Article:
In oral arguments Tuesday before a state court, the Massachusetts Attorney General’s chief counsel laid out the state’s case for trying to investigate ExxonMobil for allegedly hiding climate change from consumers. Under heavy questioning from a panel of judges, the AG’s representative repeatedly asserted that ExxonMobil should have included a warning about climate change on all of its advertising – including at the gas pump.
Let that sink in for a moment.
Massachusetts Attorney General Maura Healey believes that since ExxonMobil had studied the connection between greenhouse gas emissions and climate change, it should have included a warning in every advertisement it produced stating that the use of its products contributes to climate change. Here is exactly what Healey’s counsel said:
“If they’re doing sales and marketing in Massachusetts, and they know things that they should be telling people – either consumers or investors – that would be relevant to the consumers or investors’ decisions, then they’ve gotta make that part of their advertising. They can’t simply go around and say, ‘We’re selling you this terrific product,’ and keep to themselves what they know about the possible impacts of those products on global warming.” (emphasis added)
Even the panel of judges were incredulous:
“The franchisee has to put on its gas station, ‘You’re creating global warming by buying my gas?’”
Under a later line of questioning, Healey’s counsel admitted that the attorney general did indeed expect ExxonMobil to issue a warning to consumers every time they filled up their tanks, because doing so might convince people to take the bus or something:
“So Exxon has an obligation – and all of this is assuming that what we think may have happened did happen, and there was an understanding about the impact on climate change – that Exxon would have a responsibility both at the national level and at the local level to implement information to the consumers so that they could understand when they purchase a tank of gas that this is gonna have an impact on global warming and maybe they should be thinking about buying a more fuel-efficient car, maybe they should be thinking about public transportation…” (emphasis added)
Of course, ExxonMobil doesn’t have an obligation to do any of that. The AG is trying to connect this proposition to the surgeon general’s warning placed on cigarette packages and advertisements. But those are required by the Federal Cigarette Labeling and Advertising Act of 1965 and the Comprehensive Smoking Education Act of 1984. There is no law stating that companies must place climate change warnings on advertising or other marketing for fossil fuels.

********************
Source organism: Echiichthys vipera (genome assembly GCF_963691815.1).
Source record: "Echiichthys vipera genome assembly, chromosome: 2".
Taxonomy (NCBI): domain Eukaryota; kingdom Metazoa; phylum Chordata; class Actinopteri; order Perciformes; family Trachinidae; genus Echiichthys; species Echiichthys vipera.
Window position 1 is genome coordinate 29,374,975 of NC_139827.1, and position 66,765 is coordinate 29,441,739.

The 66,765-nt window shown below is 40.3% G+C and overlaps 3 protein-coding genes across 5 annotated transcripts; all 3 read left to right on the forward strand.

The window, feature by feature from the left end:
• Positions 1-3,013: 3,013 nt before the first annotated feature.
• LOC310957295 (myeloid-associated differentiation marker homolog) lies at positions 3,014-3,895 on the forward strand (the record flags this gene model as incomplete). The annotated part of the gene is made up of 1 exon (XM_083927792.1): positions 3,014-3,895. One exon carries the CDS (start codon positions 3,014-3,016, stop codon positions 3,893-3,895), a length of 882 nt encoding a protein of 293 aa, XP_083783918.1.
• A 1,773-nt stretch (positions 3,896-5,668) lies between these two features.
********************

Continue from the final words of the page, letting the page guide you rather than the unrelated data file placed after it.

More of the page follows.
Imagine what it would look like if the Massachusetts AG’s standard were applied to everything reliant on fossil fuels.
Car commercials would have a disclaimer warning that driving contributes to climate change. Every time you tweet – even if you used the #ExxonKnew hash tag – you would get a notification, “Tweeting contributes to climate change. Are you sure you want to tweet?” (Tweeting emits 10 metric tons of CO2 per day). Every light switch and outlet in your home would require a warning label, since the majority of U.S. electricity comes from coal and natural gas. On your flight home for the holidays, the flight attendants – in between explaining the security features of your aircraft – would treat you to a lovely lecture on the melting Arctic.
Heck, even Attorney General Healey’s preferred method of transportation would have a climate warning on it: Boston just welcomed 345 new city buses to its fleet, which run on compressed natural gas or are diesel-electric hybrids. Why weren’t city residents warned?
The oral arguments made Tuesday before the Massachusetts Supreme Judicial Court were intended to help the panel of judges decide whether Attorney General Healey has jurisdiction over ExxonMobil. The company argued that it does not operate or own any assets in the state. The AG’s office believes that because several independent gas stations in Massachusetts license ExxonMobil’s branding, the company is under Healey’s jurisdiction.
The Massachusetts judges did not rule one way or the other on Tuesday, putting Healey’s investigation back on hold. However, Healey’s chief counsel managed to offer a small peek into the warped thinking that led the AG to launch her investigation.